And yet a little bit very subjective in the end

Many novice streamers are so eager to get on the air as soon as possible that they forget about many things like design, commands for the bot, volume balance, and so on. And there’s probably nothing wrong with that, especially since I think most viewers are quite loyal to such things. I myself look at it easier when I see something like this, but for my channel, I thought it was unacceptable — kind of disrespectful to the viewer.
The lack of design and widgets (roughly speaking, everything superfluous on the screen) is also a design. Commands for the bot sometimes make life easier for the streamer and moderators, but when there are no viewers, are they really needed?
I agree that these points are still secondary, especially at first. And sometimes all this is really tedious to set up. I just want to advise you not to throw these tools in a long box: little by little, gradually, but regularly make new or edit old elements. If necessary, add commands for the bot during the week, once a week look for a gif for an alert or sound, learn how the equalizer or compressor works, and so on.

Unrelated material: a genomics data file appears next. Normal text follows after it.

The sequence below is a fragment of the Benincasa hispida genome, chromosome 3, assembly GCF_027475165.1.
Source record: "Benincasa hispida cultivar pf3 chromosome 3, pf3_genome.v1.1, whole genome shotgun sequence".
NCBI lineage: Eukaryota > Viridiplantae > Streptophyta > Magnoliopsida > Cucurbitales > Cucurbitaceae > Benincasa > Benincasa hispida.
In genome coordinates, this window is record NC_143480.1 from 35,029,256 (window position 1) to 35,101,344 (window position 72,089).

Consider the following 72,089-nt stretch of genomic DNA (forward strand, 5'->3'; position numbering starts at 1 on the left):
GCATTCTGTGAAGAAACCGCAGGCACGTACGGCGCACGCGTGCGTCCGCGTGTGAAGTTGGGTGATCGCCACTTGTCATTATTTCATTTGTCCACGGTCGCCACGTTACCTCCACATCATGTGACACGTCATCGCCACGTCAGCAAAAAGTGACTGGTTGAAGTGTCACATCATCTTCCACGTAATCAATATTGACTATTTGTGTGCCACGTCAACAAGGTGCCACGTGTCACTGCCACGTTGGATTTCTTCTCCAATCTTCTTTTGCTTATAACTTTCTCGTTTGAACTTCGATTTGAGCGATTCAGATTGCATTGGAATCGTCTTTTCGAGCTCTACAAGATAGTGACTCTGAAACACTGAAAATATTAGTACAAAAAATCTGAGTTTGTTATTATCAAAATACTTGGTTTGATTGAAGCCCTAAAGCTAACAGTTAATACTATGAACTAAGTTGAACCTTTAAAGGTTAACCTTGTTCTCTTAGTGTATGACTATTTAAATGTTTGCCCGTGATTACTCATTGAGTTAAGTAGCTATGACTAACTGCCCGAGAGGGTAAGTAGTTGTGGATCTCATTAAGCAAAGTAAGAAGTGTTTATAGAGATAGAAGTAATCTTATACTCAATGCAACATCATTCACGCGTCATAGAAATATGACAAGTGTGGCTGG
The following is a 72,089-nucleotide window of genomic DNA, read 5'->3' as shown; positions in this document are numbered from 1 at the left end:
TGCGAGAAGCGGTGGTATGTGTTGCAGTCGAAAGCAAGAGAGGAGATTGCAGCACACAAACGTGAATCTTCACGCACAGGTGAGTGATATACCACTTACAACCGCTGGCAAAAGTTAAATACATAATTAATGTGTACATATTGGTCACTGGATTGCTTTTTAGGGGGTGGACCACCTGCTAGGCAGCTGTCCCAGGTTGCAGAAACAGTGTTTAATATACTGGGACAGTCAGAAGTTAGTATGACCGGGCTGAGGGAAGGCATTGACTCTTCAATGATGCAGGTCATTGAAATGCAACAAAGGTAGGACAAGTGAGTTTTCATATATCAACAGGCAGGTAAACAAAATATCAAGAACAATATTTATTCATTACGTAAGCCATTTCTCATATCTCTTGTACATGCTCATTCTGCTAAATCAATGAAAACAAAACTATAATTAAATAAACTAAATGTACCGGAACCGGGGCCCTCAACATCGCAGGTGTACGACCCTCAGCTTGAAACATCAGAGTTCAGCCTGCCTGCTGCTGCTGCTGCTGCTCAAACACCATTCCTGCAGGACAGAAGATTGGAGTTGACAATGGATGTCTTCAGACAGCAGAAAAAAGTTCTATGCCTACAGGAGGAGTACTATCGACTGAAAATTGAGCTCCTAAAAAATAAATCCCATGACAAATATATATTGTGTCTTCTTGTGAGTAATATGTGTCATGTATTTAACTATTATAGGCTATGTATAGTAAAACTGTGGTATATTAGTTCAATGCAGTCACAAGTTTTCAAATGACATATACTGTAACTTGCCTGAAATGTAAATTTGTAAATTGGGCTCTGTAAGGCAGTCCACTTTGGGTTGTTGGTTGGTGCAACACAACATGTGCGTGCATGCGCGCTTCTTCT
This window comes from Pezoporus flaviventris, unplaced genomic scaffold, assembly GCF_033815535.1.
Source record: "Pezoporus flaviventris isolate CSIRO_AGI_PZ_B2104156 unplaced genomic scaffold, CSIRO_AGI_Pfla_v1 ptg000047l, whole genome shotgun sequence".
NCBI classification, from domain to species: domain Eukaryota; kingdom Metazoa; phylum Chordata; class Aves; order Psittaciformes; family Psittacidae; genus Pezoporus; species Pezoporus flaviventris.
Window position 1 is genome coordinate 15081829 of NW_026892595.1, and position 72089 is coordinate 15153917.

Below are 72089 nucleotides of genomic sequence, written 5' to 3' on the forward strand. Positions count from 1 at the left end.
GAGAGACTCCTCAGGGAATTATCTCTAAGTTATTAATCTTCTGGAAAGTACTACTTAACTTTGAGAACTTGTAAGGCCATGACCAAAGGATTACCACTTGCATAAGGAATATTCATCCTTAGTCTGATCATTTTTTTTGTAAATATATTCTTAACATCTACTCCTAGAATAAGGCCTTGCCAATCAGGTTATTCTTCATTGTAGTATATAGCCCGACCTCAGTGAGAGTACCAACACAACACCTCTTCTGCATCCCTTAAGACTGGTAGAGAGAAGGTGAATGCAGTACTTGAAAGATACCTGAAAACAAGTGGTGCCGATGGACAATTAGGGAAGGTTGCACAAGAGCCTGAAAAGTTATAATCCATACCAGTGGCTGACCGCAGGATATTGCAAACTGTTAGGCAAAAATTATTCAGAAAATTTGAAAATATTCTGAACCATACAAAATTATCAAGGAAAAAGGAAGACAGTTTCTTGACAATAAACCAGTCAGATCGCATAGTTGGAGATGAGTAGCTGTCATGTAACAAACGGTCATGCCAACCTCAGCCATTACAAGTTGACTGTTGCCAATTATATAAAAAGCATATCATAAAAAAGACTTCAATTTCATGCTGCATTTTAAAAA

This can also include emoticons &badges on Twitch — many, even more or less large streamers do without them, but if there is a free hour, then why not spend it on giving the channel its own personality?I may have missed something as I wrote this article. But the text has turned out to be quite voluminous. I hope that these fabrications will be useful to someone in their endeavors. Also, if you have any suggestions about what to write the next article, then leave comments — I will be happy to try to write a comprehensive answer to your question.